By Hector Villagra, @OHectorV

So far this year, police in the United States have killed 970 people. The number of people killed by police in Germany and the United Kingdom combined is two. To be sure, the U.S. population is larger than that of Germany and the U.K.—about 2.5 times larger—but not hundreds of times larger.

We are in the midst of a crisis. But it’s not just about deadly policing. It’s about deadly and biased policing. People of color make up less than 38 percent of the population but a startling two-thirds of the unarmed people killed by police. This year police have shot and killed an unarmed black man every five days, according to a running tally in the Guardian newspaper. Each death shows just how painfully far our nation remains from equality and brings us back to the same crossroads.

Are we going to accept a deeply divided nation where only some can trust the police? Are we willing to accept that growing up black in this country too often means being vulnerable to the brutality of racism, even by police? The answer should be clear. We cannot remain coldly silent and ignore what is happening.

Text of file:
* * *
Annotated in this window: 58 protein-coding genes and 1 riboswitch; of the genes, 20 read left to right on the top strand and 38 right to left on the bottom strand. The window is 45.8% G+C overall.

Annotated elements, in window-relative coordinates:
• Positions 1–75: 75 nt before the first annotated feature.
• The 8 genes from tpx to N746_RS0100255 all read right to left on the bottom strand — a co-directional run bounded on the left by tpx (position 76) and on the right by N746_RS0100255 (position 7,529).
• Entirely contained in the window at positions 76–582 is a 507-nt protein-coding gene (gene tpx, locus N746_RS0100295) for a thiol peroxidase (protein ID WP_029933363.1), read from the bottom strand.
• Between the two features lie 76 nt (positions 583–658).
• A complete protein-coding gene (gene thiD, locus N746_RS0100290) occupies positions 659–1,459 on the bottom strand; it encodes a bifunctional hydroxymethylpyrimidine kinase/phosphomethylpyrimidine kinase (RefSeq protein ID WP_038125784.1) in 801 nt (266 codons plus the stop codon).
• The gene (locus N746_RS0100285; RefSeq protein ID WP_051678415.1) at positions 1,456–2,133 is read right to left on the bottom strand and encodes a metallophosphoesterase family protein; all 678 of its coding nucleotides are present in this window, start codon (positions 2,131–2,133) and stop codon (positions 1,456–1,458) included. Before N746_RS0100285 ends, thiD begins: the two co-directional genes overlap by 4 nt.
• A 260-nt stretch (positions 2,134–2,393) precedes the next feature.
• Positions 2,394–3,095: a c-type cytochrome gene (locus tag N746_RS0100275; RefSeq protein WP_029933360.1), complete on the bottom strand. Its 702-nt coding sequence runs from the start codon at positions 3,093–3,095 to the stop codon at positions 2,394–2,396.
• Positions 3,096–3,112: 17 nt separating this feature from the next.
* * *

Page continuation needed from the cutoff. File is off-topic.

Quentin Tarantino has decided that he will not be silent or ignore what is happening. He has spoken out, as is his right, in the strongest terms against the biased policing that has led to this sickening tide of fatalities. Organizations representing police officers immediately distorted Mr. Tarantino’s comments, suggesting he was referring to all officers and calling him a “cop hater.” Police unions, as is their right, have called for a boycott of Mr. Tarantino’s films.

The ACLU of Southern California stands with Mr. Tarantino and supports his condemnation of those police officers who have killed unarmed citizens who pose no threat. He has given voice to the frustrations of millions of Americans who stand for justice, and we raise our voice with his, speaking up as we have for decades to make it very clear that we condemn not the police, but police brutality and challenge the conspiracy of silence around police abuse.

Hector Villagra is executive director of the ACLU of Southern California. Follow @ACLU_SoCal on Twitter.